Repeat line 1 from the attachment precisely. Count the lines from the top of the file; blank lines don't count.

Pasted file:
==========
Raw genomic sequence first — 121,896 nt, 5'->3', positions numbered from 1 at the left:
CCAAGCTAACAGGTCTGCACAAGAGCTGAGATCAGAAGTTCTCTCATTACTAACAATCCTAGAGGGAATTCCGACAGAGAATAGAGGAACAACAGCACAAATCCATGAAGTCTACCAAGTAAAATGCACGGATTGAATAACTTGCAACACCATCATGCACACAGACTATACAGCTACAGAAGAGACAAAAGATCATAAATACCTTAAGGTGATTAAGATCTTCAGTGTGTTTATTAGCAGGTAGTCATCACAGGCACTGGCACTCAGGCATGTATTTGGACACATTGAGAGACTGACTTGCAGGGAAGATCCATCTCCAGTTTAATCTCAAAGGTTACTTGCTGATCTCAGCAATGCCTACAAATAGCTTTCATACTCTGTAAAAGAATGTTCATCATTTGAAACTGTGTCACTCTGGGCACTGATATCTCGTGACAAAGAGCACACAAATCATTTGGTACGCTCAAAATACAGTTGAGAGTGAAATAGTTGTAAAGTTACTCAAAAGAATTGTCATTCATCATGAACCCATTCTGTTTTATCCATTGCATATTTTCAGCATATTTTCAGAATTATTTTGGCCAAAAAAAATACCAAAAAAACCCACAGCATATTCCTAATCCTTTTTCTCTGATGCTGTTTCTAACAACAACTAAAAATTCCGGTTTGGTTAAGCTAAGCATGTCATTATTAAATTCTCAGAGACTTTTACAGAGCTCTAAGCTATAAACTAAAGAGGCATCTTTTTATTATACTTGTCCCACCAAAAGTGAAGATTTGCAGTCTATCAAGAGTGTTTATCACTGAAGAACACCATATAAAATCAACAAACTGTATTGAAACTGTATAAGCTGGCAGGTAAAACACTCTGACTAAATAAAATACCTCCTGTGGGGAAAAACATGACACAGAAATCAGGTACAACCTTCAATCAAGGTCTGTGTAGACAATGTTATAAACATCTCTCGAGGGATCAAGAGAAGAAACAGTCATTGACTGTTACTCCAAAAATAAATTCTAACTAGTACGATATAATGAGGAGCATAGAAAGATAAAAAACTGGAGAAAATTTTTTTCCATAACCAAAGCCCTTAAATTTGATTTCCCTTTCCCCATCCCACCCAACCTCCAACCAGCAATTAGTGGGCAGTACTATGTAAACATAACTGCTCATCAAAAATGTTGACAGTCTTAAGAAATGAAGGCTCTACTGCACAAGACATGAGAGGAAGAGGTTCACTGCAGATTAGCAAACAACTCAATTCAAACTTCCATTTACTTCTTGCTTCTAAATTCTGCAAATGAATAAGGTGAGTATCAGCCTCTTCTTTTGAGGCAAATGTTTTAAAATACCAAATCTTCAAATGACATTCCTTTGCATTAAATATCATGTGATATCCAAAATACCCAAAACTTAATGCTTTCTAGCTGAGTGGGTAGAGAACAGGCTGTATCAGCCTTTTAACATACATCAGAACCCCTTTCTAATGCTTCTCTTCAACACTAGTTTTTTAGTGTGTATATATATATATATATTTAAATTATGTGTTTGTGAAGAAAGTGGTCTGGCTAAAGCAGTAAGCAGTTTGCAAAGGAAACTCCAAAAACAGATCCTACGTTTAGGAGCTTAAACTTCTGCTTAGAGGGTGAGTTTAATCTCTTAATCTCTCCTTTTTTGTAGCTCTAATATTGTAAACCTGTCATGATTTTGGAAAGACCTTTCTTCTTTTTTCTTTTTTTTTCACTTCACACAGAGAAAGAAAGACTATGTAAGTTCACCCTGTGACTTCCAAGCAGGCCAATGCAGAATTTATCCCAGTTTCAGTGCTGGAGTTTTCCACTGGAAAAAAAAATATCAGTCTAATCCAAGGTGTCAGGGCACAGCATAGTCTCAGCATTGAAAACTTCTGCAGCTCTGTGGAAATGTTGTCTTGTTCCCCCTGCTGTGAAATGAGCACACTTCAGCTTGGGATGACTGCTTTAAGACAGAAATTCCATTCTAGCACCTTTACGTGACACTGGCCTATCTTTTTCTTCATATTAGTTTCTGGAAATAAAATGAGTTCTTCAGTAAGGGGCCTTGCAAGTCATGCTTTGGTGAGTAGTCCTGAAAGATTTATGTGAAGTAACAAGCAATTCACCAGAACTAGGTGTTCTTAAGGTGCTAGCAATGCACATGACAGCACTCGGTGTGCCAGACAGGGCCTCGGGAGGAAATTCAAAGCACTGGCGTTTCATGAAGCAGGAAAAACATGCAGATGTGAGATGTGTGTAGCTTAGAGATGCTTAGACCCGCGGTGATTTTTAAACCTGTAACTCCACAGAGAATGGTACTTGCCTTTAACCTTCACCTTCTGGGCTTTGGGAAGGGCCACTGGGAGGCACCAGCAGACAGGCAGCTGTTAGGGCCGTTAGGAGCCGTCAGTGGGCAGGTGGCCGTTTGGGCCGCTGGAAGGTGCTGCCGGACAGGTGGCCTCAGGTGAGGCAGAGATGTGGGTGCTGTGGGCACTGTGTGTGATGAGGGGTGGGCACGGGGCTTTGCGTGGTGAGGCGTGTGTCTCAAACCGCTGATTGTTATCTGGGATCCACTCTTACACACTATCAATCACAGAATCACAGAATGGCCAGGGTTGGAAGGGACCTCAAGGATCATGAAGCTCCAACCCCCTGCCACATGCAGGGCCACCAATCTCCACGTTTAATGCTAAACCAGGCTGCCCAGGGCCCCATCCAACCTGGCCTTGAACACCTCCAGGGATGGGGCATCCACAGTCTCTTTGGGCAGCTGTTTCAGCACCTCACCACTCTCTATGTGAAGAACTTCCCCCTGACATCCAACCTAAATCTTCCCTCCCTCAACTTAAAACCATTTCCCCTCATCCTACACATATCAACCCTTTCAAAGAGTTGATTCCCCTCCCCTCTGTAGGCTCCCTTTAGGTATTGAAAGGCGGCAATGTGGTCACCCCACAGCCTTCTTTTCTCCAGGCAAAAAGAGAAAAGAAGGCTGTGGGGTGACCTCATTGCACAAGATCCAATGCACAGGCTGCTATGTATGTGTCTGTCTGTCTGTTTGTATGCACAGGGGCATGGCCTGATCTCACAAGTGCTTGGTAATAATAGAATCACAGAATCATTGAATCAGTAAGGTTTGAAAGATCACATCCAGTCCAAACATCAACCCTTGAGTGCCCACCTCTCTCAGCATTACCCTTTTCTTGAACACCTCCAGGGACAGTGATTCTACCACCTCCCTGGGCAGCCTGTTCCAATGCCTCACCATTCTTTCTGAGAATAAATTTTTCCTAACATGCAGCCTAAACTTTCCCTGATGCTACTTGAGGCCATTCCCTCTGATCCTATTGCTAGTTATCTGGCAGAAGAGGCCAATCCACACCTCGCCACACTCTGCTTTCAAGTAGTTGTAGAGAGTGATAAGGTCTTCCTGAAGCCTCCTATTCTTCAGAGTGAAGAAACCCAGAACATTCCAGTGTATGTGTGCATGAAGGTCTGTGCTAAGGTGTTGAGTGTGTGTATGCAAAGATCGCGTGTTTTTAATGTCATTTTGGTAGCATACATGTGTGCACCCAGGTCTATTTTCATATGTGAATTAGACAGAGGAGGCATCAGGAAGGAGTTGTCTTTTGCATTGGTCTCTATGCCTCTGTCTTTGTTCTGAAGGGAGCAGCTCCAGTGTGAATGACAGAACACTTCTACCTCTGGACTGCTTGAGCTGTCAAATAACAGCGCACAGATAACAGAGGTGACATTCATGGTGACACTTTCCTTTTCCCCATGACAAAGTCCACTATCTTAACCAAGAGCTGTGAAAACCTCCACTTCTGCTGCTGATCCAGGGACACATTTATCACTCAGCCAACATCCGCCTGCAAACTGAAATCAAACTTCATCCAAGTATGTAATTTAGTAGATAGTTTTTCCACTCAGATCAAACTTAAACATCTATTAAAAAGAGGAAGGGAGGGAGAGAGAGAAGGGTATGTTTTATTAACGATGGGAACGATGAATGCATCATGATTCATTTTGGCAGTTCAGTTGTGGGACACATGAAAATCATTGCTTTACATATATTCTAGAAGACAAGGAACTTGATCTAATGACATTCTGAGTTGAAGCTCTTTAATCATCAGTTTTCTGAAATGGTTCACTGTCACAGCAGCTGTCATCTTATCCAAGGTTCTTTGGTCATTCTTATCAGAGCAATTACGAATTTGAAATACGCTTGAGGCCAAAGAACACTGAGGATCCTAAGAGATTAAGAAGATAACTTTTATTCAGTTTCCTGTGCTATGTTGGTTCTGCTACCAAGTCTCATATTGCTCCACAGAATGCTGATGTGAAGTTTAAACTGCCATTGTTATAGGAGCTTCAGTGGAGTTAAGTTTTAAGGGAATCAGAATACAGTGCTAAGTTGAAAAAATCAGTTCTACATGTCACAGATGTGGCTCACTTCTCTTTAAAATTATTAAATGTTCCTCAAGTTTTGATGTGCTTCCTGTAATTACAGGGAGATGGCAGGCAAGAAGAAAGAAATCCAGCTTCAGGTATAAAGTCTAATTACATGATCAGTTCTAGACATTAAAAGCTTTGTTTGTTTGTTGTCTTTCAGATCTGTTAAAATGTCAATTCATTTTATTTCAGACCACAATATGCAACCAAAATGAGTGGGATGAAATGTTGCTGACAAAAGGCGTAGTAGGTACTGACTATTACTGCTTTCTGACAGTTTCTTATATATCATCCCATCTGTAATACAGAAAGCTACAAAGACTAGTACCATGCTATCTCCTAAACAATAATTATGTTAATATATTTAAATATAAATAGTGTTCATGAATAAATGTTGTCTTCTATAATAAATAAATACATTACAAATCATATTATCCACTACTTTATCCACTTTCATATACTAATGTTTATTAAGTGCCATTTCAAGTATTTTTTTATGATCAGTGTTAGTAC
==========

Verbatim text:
Raw genomic sequence first — 121,896 nt, 5'->3', positions numbered from 1 at the left: